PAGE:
A new contender has risen to the top of the ‘World’s Hottest Chili Pepper’ list in the Guinness Book of World Records. My question is, “Do we really NEED a hotter pepper?” And my answer is an unequivocal “NO!” But pepper breeder Ed Currie disagrees…
Ed Curry and his Guinness World Record certificate for Pepper X…
Currie was responsible for one of the first ‘man-made’ super-hot peppers, the Caroina Reaper. Prior to that, the hottest known pepper was the naturally occurring Naga Bhut Jolokia, native to Southeast Asia. It’s nickname is ‘Ghost Pepper’ in recognition of the fact that too much of it can kill you.
A human-bred version of the Ghost Pepper was announced a year or two back: The Naga Viper. Even hotter than the Carolina Reaper. Not useful to humans except as a curiosity – unless you consider it’s potential for weaponization as an even stronger pepper spray.
Now, Currie has slapped back with a variety he has simply named ‘Pepper X’. As if it’s the ultimate hot pepper. And it might just be.
A pepper heat tutorial
You’ve probably heard of the Scoville Scale. It’s the official measure of a chili pepper’s ‘heat’. For comparison, a common Jalapeño has an average Scoville reading of about 5,000. The Habañero chili registers around 100,000. It held the ‘World’s Hottest’ record 25 years ago.
Flash forward to today. The Carolina Reaper, which vaulted Currie to international notoriety, came in at about 1.64 million Scoville Units. Pepper X averages around 2.69 million Scovilles.
Police pepper spray clocks in at an average of 1.6 million units. Commercial bear spray comes in at about 2.2 million.
Currie tells his tale
Ed Currie says he intended to breed a super-hot pepper that folks could eat when he developed the Reaper. It reportedly has a hot-sweet flavour profile. But he describes Pepper X as blasting out, “immediate, brutal heat.”
Ed himself has been brave enough to taste his new pepper. But only 4 other folks have followed suit. Ed doesn’t say what happened to them. But he told the Associated Press his own experience was harrowing.
“I was feeling the heat for three-and-a-half hours. Then the cramps came,” Currie recalled. “Those cramps are horrible. I was laid out flat on a marble wall for approximately an hour in the rain, groaning in pain.”
But there’s no mention of him needing first aid, much less going to the hospital. I wonder…
Patience is a pepper breeder’s virtue
According to Currie, it took him 10 years to perfect Pepper X. It’s clearly a descendant of the Carolina Reaper, featuring the same general size and shape. But instead of the fiery red colour of the Reaper, X sports burnished yellow skin with light green highlights. If you were unaware that it’s so blazing hot, you might easily be deceived by its appearance, and think it was mild.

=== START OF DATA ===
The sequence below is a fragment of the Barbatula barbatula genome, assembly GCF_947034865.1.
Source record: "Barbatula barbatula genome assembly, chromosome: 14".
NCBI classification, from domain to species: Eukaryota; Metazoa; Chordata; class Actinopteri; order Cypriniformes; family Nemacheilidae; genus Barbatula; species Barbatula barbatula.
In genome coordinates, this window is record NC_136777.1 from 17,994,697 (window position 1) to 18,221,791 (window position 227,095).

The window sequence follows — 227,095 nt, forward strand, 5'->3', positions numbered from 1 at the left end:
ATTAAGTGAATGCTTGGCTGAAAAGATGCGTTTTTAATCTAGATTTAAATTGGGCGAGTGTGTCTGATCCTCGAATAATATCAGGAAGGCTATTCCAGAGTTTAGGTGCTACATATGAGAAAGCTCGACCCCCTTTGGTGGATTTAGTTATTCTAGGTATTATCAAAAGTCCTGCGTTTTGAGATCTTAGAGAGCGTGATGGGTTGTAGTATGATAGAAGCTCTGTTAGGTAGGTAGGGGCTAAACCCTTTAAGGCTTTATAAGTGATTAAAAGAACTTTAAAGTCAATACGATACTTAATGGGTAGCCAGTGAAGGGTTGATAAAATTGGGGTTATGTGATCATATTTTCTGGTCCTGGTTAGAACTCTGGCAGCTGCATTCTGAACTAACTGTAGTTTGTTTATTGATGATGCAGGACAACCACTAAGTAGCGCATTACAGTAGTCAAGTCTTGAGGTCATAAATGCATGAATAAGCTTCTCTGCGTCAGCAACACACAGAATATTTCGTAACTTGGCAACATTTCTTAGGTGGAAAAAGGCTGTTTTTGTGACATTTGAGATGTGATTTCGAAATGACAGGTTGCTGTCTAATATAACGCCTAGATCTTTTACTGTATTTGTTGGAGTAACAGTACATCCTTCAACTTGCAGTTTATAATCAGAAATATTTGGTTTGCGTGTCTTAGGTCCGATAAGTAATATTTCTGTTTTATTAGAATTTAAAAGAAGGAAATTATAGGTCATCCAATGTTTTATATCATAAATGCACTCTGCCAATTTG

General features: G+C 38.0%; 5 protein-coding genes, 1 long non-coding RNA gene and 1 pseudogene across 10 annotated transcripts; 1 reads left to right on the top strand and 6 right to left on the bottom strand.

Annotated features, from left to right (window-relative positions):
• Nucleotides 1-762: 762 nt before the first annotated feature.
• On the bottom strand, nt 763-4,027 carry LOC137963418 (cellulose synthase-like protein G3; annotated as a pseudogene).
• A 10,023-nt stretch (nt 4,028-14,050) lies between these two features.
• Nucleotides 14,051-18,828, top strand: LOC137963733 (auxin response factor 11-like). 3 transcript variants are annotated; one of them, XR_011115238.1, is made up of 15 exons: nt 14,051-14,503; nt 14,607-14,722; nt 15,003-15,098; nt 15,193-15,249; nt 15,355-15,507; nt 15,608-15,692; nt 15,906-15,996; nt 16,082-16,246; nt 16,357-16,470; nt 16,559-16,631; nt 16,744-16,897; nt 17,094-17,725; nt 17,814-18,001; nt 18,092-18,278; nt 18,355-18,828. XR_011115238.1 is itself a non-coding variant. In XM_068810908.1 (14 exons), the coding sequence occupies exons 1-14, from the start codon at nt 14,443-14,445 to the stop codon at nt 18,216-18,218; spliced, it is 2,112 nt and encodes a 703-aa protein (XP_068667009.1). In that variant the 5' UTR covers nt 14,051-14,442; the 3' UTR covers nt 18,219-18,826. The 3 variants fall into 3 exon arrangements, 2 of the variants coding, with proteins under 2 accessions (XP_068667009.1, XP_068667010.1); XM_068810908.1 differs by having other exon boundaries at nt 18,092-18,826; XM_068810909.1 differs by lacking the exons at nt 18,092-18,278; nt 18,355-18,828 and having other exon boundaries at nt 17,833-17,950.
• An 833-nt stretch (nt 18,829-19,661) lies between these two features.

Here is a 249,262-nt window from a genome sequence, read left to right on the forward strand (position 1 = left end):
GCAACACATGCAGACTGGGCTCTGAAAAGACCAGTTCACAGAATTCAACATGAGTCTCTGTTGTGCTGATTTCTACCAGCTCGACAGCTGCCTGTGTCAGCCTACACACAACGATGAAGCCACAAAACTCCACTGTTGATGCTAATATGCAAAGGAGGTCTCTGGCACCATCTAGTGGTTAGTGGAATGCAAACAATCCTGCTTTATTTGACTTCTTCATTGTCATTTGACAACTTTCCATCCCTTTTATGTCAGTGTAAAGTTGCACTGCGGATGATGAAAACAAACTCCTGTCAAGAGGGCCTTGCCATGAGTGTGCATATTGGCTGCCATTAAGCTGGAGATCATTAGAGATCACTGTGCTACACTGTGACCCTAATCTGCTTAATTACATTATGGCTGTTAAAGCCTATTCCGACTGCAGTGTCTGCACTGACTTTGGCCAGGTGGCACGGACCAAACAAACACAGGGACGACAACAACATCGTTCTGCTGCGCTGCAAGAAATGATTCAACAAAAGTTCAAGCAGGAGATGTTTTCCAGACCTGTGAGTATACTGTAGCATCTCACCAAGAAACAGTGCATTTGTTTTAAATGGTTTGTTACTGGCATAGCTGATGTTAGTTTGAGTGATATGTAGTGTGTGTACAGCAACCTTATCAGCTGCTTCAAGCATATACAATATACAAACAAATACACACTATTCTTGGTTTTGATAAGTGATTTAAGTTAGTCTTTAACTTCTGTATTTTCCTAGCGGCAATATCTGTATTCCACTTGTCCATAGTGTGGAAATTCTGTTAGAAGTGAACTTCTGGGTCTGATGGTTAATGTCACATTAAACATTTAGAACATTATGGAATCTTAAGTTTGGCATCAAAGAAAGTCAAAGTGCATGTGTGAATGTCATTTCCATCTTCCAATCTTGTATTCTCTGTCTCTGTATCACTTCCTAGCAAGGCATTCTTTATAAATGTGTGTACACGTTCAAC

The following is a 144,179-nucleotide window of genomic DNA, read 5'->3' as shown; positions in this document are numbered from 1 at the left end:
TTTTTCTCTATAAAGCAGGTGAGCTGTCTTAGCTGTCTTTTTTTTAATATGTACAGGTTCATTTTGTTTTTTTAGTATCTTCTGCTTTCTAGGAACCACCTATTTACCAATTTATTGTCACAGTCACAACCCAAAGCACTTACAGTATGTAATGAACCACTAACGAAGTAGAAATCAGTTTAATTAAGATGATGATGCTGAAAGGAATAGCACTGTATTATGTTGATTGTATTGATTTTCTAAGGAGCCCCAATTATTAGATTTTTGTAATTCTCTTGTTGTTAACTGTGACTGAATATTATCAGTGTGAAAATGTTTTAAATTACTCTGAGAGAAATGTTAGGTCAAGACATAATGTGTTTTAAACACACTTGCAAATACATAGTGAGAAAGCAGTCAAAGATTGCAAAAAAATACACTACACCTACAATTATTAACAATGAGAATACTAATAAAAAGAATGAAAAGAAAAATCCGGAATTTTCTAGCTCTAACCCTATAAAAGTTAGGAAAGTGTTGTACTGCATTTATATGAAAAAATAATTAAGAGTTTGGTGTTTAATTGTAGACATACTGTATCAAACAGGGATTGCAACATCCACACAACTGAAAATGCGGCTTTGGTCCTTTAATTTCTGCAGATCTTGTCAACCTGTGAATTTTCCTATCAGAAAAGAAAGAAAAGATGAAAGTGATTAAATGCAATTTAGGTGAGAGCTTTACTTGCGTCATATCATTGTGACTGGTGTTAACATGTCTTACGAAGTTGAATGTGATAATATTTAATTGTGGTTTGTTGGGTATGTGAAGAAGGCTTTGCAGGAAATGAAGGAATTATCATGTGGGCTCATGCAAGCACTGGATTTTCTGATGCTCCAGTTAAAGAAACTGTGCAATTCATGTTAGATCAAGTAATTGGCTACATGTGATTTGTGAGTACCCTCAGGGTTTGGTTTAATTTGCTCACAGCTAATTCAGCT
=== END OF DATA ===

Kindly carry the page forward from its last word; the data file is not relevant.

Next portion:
Why did Currie start breeding hot peppers in the first place? He says it was to aid him in recovering from drug and alcohol addiction. He compares the heat kick from chili peppers to the kick he used to get from drugs and booze. No comment on whether it’s as addictive or not. Some say it is. But that’s for another post on another day…
Curry styles himself a humanitarian. Of sorts. First off, he has – up to now – not enforced the patents on his hot peppers. He’s let hundreds of thousands of folks grow them royalty-free, and use them in products promoted using the Carolina Reaper pedigree. He’s offered his peppers to the medical community in hopes researchers will find cures or treatments for diseases in them.
But now, he says, it’s time to cash in: “Everybody else made their money off the Reaper. It’s time for us to reap the benefits of the hard work I do.”
Accordingly, Currie is retreating to secret greenhouses and labs to carry on his work. We assume he’ll be trying to breed an even hotter pepper. And from here on in, outsiders have to pay to play.
The big question
With the recent death of a 14-year-old Mass. high school student from the so-called Paqui snacks ‘One Chip Challenge’, the world has turned a jaded eye on hot pepper challenges. Folks are asking if hot pepper challenges should be banned. There’s been no clear declaration, one way or the other.
But given that hot chilis have literally achieved ‘deadly’ status, we should be talking about the issue. And we should be asking whether the world really needs even hotter peppers.
Maybe we should also petition the Guinness Book of World Records to retire its ‘Word’s Hottest Pepper’ category in the interest of denying would-be challengers the cachet of winning the ‘honour’.
Muse on that…
~ Maggie J.